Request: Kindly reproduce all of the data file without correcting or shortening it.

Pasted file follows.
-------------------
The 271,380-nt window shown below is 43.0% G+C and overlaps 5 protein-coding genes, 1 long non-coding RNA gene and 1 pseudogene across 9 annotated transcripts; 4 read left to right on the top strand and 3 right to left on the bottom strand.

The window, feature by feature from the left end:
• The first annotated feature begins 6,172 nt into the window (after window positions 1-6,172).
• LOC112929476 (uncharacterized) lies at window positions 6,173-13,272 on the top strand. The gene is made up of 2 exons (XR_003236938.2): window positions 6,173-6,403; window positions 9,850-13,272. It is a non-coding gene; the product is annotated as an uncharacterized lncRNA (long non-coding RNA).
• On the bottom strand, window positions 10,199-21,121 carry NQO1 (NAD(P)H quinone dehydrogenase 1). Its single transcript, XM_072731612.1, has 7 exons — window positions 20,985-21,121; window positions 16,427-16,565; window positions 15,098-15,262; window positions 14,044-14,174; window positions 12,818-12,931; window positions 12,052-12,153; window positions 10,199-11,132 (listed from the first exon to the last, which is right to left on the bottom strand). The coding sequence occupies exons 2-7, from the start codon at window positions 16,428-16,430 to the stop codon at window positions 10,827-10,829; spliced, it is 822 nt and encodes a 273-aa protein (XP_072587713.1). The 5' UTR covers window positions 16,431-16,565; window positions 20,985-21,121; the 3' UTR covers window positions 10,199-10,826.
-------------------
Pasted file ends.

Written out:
The 271,380-nt window shown below is 43.0% G+C and overlaps 5 protein-coding genes, 1 long non-coding RNA gene and 1 pseudogene across 9 annotated transcripts; 4 read left to right on the top strand and 3 right to left on the bottom strand.

The window, feature by feature from the left end:
• The first annotated feature begins 6,172 nt into the window (after window positions 1-6,172).
• LOC112929476 (uncharacterized) lies at window positions 6,173-13,272 on the top strand. The gene is made up of 2 exons (XR_003236938.2): window positions 6,173-6,403; window positions 9,850-13,272. It is a non-coding gene; the product is annotated as an uncharacterized lncRNA (long non-coding RNA).
• On the bottom strand, window positions 10,199-21,121 carry NQO1 (NAD(P)H quinone dehydrogenase 1). Its single transcript, XM_072731612.1, has 7 exons — window positions 20,985-21,121; window positions 16,427-16,565; window positions 15,098-15,262; window positions 14,044-14,174; window positions 12,818-12,931; window positions 12,052-12,153; window positions 10,199-11,132 (listed from the first exon to the last, which is right to left on the bottom strand). The coding sequence occupies exons 2-7, from the start codon at window positions 16,428-16,430 to the stop codon at window positions 10,827-10,829; spliced, it is 822 nt and encodes a 273-aa protein (XP_072587713.1). The 5' UTR covers window positions 16,431-16,565; window positions 20,985-21,121; the 3' UTR covers window positions 10,199-10,826.